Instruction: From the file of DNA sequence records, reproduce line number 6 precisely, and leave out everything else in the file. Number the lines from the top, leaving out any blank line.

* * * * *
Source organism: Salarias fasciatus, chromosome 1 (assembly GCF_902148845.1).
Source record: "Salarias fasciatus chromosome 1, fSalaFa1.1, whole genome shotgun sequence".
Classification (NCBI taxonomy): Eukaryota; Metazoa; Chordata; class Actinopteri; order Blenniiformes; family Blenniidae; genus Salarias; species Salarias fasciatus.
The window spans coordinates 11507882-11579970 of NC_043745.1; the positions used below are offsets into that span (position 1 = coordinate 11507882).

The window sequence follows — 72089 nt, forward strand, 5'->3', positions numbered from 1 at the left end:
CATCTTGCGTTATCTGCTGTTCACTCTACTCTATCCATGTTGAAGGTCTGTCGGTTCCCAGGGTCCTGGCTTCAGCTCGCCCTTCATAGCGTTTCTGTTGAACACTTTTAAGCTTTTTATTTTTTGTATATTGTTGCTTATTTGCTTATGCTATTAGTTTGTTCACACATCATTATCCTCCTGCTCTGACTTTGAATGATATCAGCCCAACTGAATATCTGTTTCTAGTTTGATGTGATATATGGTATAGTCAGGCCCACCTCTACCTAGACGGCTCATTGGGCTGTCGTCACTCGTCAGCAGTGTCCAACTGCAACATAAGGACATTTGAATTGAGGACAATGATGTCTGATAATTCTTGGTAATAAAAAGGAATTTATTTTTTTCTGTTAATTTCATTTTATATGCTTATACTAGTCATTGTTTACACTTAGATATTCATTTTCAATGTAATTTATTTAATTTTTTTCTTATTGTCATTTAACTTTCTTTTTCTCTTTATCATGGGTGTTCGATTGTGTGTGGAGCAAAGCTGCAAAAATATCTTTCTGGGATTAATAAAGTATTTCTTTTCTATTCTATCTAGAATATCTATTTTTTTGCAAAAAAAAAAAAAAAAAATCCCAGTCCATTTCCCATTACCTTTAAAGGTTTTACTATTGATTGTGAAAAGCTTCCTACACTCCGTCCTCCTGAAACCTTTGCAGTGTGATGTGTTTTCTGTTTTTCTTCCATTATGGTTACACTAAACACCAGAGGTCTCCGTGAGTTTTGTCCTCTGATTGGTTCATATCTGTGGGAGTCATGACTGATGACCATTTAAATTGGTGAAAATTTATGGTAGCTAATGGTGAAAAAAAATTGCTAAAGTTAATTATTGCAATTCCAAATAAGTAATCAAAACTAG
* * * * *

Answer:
CATCTTGCGTTATCTGCTGTTCACTCTACTCTATCCATGTTGAAGGTCTGTCGGTTCCCAGGGTCCTGGCTTCAGCTCGCCCTTCATAGCGTTTCTGTTGAACACTTTTAAGCTTTTTATTTTTTGTATATTGTTGCTTATTTGCTTATGCTATTAGTTTGTTCACACATCATTATCCTCCTGCTCTGACTTTGAATGATATCAGCCCAACTGAATATCTGTTTCTAGTTTGATGTGATATATGGTATAGTCAGGCCCACCTCTACCTAGACGGCTCATTGGGCTGTCGTCACTCGTCAGCAGTGTCCAACTGCAACATAAGGACATTTGAATTGAGGACAATGATGTCTGATAATTCTTGGTAATAAAAAGGAATTTATTTTTTTCTGTTAATTTCATTTTATATGCTTATACTAGTCATTGTTTACACTTAGATATTCATTTTCAATGTAATTTATTTAATTTTTTTCTTATTGTCATTTAACTTTCTTTTTCTCTTTATCATGGGTGTTCGATTGTGTGTGGAGCAAAGCTGCAAAAATATCTTTCTGGGATTAATAAAGTATTTCTTTTCTATTCTATCTAGAATATCTATTTTTTTGCAAAAAAAAAAAAAAAAAATCCCAGTCCATTTCCCATTACCTTTAAAGGTTTTACTATTGATTGTGAAAAGCTTCCTACACTCCGTCCTCCTGAAACCTTTGCAGTGTGATGTGTTTTCTGTTTTTCTTCCATTATGGTTACACTAAACACCAGAGGTCTCCGTGAGTTTTGTCCTCTGATTGGTTCATATCTGTGGGAGTCATGACTGATGACCATTTAAATTGGTGAAAATTTATGGTAGCTAATGGTGAAAAAAAATTGCTAAAGTTAATTATTGCAATTCCAAATAAGTAATCAAAACTAG